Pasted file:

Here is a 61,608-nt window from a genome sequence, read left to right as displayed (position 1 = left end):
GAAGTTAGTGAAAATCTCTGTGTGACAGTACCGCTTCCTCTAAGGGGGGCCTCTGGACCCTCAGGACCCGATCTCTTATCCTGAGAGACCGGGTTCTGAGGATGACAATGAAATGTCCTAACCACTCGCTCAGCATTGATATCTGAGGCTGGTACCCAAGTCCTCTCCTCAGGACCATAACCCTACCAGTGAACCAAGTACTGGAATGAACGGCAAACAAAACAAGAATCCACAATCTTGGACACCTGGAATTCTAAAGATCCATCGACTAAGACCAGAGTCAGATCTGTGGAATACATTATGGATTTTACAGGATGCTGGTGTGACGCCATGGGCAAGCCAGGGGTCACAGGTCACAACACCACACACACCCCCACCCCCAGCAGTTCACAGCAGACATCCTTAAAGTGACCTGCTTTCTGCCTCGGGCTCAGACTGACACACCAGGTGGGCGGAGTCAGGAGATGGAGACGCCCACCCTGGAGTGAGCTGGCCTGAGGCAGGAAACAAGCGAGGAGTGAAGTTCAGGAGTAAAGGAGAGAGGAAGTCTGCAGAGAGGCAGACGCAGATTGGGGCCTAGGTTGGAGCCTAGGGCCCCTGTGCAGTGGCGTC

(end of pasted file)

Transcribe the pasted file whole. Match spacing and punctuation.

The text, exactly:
Here is a 61,608-nt window from a genome sequence, read left to right as displayed (position 1 = left end):
GAAGTTAGTGAAAATCTCTGTGTGACAGTACCGCTTCCTCTAAGGGGGGCCTCTGGACCCTCAGGACCCGATCTCTTATCCTGAGAGACCGGGTTCTGAGGATGACAATGAAATGTCCTAACCACTCGCTCAGCATTGATATCTGAGGCTGGTACCCAAGTCCTCTCCTCAGGACCATAACCCTACCAGTGAACCAAGTACTGGAATGAACGGCAAACAAAACAAGAATCCACAATCTTGGACACCTGGAATTCTAAAGATCCATCGACTAAGACCAGAGTCAGATCTGTGGAATACATTATGGATTTTACAGGATGCTGGTGTGACGCCATGGGCAAGCCAGGGGTCACAGGTCACAACACCACACACACCCCCACCCCCAGCAGTTCACAGCAGACATCCTTAAAGTGACCTGCTTTCTGCCTCGGGCTCAGACTGACACACCAGGTGGGCGGAGTCAGGAGATGGAGACGCCCACCCTGGAGTGAGCTGGCCTGAGGCAGGAAACAAGCGAGGAGTGAAGTTCAGGAGTAAAGGAGAGAGGAAGTCTGCAGAGAGGCAGACGCAGATTGGGGCCTAGGTTGGAGCCTAGGGCCCCTGTGCAGTGGCGTC